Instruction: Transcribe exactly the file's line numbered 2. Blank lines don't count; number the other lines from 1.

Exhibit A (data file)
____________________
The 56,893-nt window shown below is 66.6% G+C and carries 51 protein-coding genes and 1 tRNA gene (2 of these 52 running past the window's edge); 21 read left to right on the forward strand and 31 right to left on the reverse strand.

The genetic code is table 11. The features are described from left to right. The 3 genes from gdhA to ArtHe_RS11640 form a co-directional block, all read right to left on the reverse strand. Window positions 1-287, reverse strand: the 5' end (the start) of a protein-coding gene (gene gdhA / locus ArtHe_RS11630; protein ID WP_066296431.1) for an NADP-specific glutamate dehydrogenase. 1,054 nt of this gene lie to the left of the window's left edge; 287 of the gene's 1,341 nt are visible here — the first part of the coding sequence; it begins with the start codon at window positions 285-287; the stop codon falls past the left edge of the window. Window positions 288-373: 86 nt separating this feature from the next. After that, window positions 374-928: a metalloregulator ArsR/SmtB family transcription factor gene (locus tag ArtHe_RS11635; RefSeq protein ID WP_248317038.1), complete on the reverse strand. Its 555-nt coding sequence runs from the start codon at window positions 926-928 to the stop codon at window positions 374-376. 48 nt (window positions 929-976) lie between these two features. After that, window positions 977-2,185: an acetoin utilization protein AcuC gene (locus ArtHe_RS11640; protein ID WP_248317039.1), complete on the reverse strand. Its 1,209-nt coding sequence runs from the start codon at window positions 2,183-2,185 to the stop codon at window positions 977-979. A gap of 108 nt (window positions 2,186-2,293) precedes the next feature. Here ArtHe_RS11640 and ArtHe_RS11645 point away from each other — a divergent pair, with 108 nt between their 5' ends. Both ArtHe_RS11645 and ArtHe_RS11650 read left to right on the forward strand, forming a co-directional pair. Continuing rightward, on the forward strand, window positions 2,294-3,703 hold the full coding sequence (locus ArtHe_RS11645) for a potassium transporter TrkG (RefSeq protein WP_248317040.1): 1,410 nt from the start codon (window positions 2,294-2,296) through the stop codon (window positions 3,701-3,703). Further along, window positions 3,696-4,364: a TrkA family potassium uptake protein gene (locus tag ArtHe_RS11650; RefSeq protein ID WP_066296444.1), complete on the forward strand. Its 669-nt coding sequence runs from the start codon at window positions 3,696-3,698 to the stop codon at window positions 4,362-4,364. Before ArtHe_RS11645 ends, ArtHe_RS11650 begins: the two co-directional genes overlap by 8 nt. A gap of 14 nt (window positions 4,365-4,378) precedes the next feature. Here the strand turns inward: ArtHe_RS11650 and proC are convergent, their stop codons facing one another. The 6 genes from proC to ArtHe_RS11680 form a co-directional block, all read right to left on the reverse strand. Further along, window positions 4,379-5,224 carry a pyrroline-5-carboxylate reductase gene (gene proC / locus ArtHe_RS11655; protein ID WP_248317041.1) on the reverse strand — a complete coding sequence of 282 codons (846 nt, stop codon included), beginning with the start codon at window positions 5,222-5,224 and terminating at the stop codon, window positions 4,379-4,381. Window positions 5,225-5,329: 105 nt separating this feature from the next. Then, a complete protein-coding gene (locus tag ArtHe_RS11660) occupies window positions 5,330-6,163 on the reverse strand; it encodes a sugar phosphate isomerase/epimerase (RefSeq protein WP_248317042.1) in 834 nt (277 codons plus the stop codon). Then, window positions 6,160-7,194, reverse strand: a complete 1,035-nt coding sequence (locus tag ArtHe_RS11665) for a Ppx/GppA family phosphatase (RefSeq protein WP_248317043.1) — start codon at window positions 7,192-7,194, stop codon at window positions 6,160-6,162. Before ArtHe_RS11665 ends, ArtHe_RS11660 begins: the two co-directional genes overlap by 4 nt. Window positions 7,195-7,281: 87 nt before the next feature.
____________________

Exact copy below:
The genetic code is table 11. The features are described from left to right. The 3 genes from gdhA to ArtHe_RS11640 form a co-directional block, all read right to left on the reverse strand. Window positions 1-287, reverse strand: the 5' end (the start) of a protein-coding gene (gene gdhA / locus ArtHe_RS11630; protein ID WP_066296431.1) for an NADP-specific glutamate dehydrogenase. 1,054 nt of this gene lie to the left of the window's left edge; 287 of the gene's 1,341 nt are visible here — the first part of the coding sequence; it begins with the start codon at window positions 285-287; the stop codon falls past the left edge of the window. Window positions 288-373: 86 nt separating this feature from the next. After that, window positions 374-928: a metalloregulator ArsR/SmtB family transcription factor gene (locus tag ArtHe_RS11635; RefSeq protein ID WP_248317038.1), complete on the reverse strand. Its 555-nt coding sequence runs from the start codon at window positions 926-928 to the stop codon at window positions 374-376. 48 nt (window positions 929-976) lie between these two features. After that, window positions 977-2,185: an acetoin utilization protein AcuC gene (locus ArtHe_RS11640; protein ID WP_248317039.1), complete on the reverse strand. Its 1,209-nt coding sequence runs from the start codon at window positions 2,183-2,185 to the stop codon at window positions 977-979. A gap of 108 nt (window positions 2,186-2,293) precedes the next feature. Here ArtHe_RS11640 and ArtHe_RS11645 point away from each other — a divergent pair, with 108 nt between their 5' ends. Both ArtHe_RS11645 and ArtHe_RS11650 read left to right on the forward strand, forming a co-directional pair. Continuing rightward, on the forward strand, window positions 2,294-3,703 hold the full coding sequence (locus ArtHe_RS11645) for a potassium transporter TrkG (RefSeq protein WP_248317040.1): 1,410 nt from the start codon (window positions 2,294-2,296) through the stop codon (window positions 3,701-3,703). Further along, window positions 3,696-4,364: a TrkA family potassium uptake protein gene (locus tag ArtHe_RS11650; RefSeq protein ID WP_066296444.1), complete on the forward strand. Its 669-nt coding sequence runs from the start codon at window positions 3,696-3,698 to the stop codon at window positions 4,362-4,364. Before ArtHe_RS11645 ends, ArtHe_RS11650 begins: the two co-directional genes overlap by 8 nt. A gap of 14 nt (window positions 4,365-4,378) precedes the next feature. Here the strand turns inward: ArtHe_RS11650 and proC are convergent, their stop codons facing one another. The 6 genes from proC to ArtHe_RS11680 form a co-directional block, all read right to left on the reverse strand. Further along, window positions 4,379-5,224 carry a pyrroline-5-carboxylate reductase gene (gene proC / locus ArtHe_RS11655; protein ID WP_248317041.1) on the reverse strand — a complete coding sequence of 282 codons (846 nt, stop codon included), beginning with the start codon at window positions 5,222-5,224 and terminating at the stop codon, window positions 4,379-4,381. Window positions 5,225-5,329: 105 nt separating this feature from the next. Then, a complete protein-coding gene (locus tag ArtHe_RS11660) occupies window positions 5,330-6,163 on the reverse strand; it encodes a sugar phosphate isomerase/epimerase (RefSeq protein WP_248317042.1) in 834 nt (277 codons plus the stop codon). Then, window positions 6,160-7,194, reverse strand: a complete 1,035-nt coding sequence (locus tag ArtHe_RS11665) for a Ppx/GppA family phosphatase (RefSeq protein WP_248317043.1) — start codon at window positions 7,192-7,194, stop codon at window positions 6,160-6,162. Before ArtHe_RS11665 ends, ArtHe_RS11660 begins: the two co-directional genes overlap by 4 nt. Window positions 7,195-7,281: 87 nt before the next feature.